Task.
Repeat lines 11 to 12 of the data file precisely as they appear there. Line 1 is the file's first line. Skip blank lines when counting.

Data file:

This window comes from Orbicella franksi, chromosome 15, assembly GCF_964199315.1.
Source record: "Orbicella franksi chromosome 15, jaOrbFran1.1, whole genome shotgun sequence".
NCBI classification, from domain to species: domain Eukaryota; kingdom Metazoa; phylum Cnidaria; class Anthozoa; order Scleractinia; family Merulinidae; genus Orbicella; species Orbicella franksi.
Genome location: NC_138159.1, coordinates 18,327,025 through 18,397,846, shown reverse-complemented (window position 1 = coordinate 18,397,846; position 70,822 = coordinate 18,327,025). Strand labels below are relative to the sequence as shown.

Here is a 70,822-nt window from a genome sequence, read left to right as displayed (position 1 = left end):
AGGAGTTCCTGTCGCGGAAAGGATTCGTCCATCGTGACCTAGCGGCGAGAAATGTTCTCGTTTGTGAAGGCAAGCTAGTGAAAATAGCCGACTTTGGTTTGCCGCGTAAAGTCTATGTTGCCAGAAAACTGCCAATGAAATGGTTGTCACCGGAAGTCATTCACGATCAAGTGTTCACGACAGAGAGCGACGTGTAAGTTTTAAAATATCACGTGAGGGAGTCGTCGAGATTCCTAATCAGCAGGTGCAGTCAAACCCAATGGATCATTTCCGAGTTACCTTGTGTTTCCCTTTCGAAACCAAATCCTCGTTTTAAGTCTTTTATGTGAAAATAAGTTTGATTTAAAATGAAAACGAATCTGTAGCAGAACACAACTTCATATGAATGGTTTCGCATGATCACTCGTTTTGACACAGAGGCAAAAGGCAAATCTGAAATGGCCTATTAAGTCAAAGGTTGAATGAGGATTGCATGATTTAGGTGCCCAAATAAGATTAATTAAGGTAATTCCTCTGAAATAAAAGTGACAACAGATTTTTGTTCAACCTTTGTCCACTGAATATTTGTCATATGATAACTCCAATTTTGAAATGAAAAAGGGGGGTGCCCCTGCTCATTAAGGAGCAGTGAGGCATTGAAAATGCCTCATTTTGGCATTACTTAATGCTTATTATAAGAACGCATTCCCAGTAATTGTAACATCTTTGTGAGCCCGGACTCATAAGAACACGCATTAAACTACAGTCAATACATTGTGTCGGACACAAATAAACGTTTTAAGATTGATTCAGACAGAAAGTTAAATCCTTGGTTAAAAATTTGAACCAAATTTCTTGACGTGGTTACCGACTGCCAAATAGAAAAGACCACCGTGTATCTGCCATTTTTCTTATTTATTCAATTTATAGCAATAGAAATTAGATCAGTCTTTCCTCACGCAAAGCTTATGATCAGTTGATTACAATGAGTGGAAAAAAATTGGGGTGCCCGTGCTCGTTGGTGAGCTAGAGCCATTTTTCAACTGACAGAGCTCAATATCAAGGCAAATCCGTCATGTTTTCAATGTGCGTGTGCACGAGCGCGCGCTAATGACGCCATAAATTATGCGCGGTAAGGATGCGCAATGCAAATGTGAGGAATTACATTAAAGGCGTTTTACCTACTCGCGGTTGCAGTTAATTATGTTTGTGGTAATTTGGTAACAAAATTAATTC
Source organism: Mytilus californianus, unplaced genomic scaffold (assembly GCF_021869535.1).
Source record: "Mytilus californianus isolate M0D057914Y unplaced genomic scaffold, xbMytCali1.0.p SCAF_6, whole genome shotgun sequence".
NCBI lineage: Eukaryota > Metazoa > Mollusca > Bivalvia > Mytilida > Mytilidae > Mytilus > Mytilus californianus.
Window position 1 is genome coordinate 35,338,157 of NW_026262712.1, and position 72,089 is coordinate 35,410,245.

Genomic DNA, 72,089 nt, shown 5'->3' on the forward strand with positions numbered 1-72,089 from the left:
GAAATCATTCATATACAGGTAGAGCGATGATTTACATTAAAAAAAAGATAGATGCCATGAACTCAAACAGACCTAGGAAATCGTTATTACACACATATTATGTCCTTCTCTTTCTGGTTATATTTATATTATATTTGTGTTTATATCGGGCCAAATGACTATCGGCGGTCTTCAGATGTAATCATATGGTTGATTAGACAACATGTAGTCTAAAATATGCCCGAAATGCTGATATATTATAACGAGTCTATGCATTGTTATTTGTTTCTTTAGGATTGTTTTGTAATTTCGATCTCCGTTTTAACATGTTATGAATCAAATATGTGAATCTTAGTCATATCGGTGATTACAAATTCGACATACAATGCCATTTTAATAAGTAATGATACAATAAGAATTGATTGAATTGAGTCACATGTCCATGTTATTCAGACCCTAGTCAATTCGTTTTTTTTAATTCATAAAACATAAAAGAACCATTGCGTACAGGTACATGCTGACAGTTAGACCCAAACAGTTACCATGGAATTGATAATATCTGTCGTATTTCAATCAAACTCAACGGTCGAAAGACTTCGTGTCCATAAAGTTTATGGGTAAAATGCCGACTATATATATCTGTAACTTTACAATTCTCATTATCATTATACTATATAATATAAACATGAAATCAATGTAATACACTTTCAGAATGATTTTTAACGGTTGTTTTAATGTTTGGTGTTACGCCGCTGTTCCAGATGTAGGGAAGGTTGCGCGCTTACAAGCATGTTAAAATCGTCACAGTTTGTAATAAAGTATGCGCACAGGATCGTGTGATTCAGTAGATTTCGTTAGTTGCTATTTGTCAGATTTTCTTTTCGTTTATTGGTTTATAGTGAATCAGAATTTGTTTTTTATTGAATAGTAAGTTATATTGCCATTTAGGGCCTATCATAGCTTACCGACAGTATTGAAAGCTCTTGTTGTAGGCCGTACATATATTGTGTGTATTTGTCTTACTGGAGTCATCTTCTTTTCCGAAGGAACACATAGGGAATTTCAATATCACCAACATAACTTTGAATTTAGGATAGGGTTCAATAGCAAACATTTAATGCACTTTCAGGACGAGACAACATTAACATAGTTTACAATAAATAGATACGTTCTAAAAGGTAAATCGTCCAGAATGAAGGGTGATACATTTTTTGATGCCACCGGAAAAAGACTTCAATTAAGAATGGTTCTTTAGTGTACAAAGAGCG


Genomic DNA, 72,089 nt, shown 5'->3' on the forward strand with positions numbered 1-72,089 from the left:
GAAATCATTCATATACAGGTAGAGCGATGATTTACATTAAAAAAAAGATAGATGCCATGAACTCAAACAGACCTAGGAAATCGTTATTACACACATATTATGTCCTTCTCTTTCTGGTTATATTTATATTATATTTGTGTTTATATCGGGCCAAATGACTATCGGCGGTCTTCAGATGTAATCATATGGTTGATTAGACAACATGTAGTCTAAAATATGCCCGAAATGCTGATATATTATAACGAGTCTATGCATTGTTATTTGTTTCTTTAGGATTGTTTTGTAATTTCGATCTCCGTTTTAACATGTTATGAATCAAATATGTGAATCTTAGTCATATCGGTGATTACAAATTCGACATACAATGCCATTTTAATAAGTAATGATACAATAAGAATTGATTGAATTGAGTCACATGTCCATGTTATTCAGACCCTAGTCAATTCGTTTTTTTTAATTCATAAAACATAAAAGAACCATTGCGTACAGGTACATGCTGACAGTTAGACCCAAACAGTTACCATGGAATTGATAATATCTGTCGTATTTCAATCAAACTCAACGGTCGAAAGACTTCGTGTCCATAAAGTTTATGGGTAAAATGCCGACTATATATATCTGTAACTTTACAATTCTCATTATCATTATACTATATAATATAAACATGAAATCAATGTAATACACTTTCAGAATGATTTTTAACGGTTGTTTTAATGTTTGGTGTTACGCCGCTGTTCCAGATGTAGGGAAGGTTGCGCGCTTACAAGCATGTTAAAATCGTCACAGTTTGTAATAAAGTATGCGCACAGGATCGTGTGATTCAGTAGATTTCGTTAGTTGCTATTTGTCAGATTTTCTTTTCGTTTATTGGTTTATAGTGAATCAGAATTTGTTTTTTATTGAATAGTAAGTTATATTGCCATTTAGGGCCTATCATAGCTTACCGACAGTATTGAAAGCTCTTGTTGTAGGCCGTACATATATTGTGTGTATTTGTCTTACTGGAGTCATCTTCTTTTCCGAAGGAACACATAGGGAATTTCAATATCACCAACATAACTTTGAATTTAGGATAGGGTTCAATAGCAAACATTTAATGCACTTTCAGGACGAGACAACATTAACATAGTTTACAATAAATAGATACGTTCTAAAAGGTAAATCGTCCAGAATGAAGGGTGATACATTTTTTGATGCCACCGGAAAAAGACTTCAATTAAGAATGGTTCTTTAGTGTACAAAGAGCG